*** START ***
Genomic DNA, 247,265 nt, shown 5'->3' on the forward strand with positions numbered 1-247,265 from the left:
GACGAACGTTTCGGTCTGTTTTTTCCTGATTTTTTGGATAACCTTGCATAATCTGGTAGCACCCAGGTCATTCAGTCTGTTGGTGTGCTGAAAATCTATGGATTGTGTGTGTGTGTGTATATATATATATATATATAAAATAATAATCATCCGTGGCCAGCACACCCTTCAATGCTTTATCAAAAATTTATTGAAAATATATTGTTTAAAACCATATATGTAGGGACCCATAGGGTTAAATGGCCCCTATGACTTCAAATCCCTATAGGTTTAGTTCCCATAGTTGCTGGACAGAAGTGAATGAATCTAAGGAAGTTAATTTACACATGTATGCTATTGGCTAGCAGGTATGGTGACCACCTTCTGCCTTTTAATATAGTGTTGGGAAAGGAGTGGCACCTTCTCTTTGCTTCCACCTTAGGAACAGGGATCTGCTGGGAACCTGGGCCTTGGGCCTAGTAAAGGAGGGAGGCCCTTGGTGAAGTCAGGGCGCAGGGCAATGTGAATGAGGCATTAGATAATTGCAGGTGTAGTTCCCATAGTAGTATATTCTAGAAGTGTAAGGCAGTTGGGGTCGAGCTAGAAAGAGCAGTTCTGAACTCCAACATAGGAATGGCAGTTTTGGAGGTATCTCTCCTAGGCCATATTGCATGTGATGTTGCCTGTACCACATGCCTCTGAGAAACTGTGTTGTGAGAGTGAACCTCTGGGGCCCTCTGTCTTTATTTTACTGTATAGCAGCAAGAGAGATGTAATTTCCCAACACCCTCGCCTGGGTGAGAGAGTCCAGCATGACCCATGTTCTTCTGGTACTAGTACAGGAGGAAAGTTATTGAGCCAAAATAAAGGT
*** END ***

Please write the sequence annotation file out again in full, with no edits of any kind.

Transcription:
Genomic DNA, 247,265 nt, shown 5'->3' on the forward strand with positions numbered 1-247,265 from the left:
GACGAACGTTTCGGTCTGTTTTTTCCTGATTTTTTGGATAACCTTGCATAATCTGGTAGCACCCAGGTCATTCAGTCTGTTGGTGTGCTGAAAATCTATGGATTGTGTGTGTGTGTGTATATATATATATATATATAAAATAATAATCATCCGTGGCCAGCACACCCTTCAATGCTTTATCAAAAATTTATTGAAAATATATTGTTTAAAACCATATATGTAGGGACCCATAGGGTTAAATGGCCCCTATGACTTCAAATCCCTATAGGTTTAGTTCCCATAGTTGCTGGACAGAAGTGAATGAATCTAAGGAAGTTAATTTACACATGTATGCTATTGGCTAGCAGGTATGGTGACCACCTTCTGCCTTTTAATATAGTGTTGGGAAAGGAGTGGCACCTTCTCTTTGCTTCCACCTTAGGAACAGGGATCTGCTGGGAACCTGGGCCTTGGGCCTAGTAAAGGAGGGAGGCCCTTGGTGAAGTCAGGGCGCAGGGCAATGTGAATGAGGCATTAGATAATTGCAGGTGTAGTTCCCATAGTAGTATATTCTAGAAGTGTAAGGCAGTTGGGGTCGAGCTAGAAAGAGCAGTTCTGAACTCCAACATAGGAATGGCAGTTTTGGAGGTATCTCTCCTAGGCCATATTGCATGTGATGTTGCCTGTACCACATGCCTCTGAGAAACTGTGTTGTGAGAGTGAACCTCTGGGGCCCTCTGTCTTTATTTTACTGTATAGCAGCAAGAGAGATGTAATTTCCCAACACCCTCGCCTGGGTGAGAGAGTCCAGCATGACCCATGTTCTTCTGGTACTAGTACAGGAGGAAAGTTATTGAGCCAAAATAAAGGT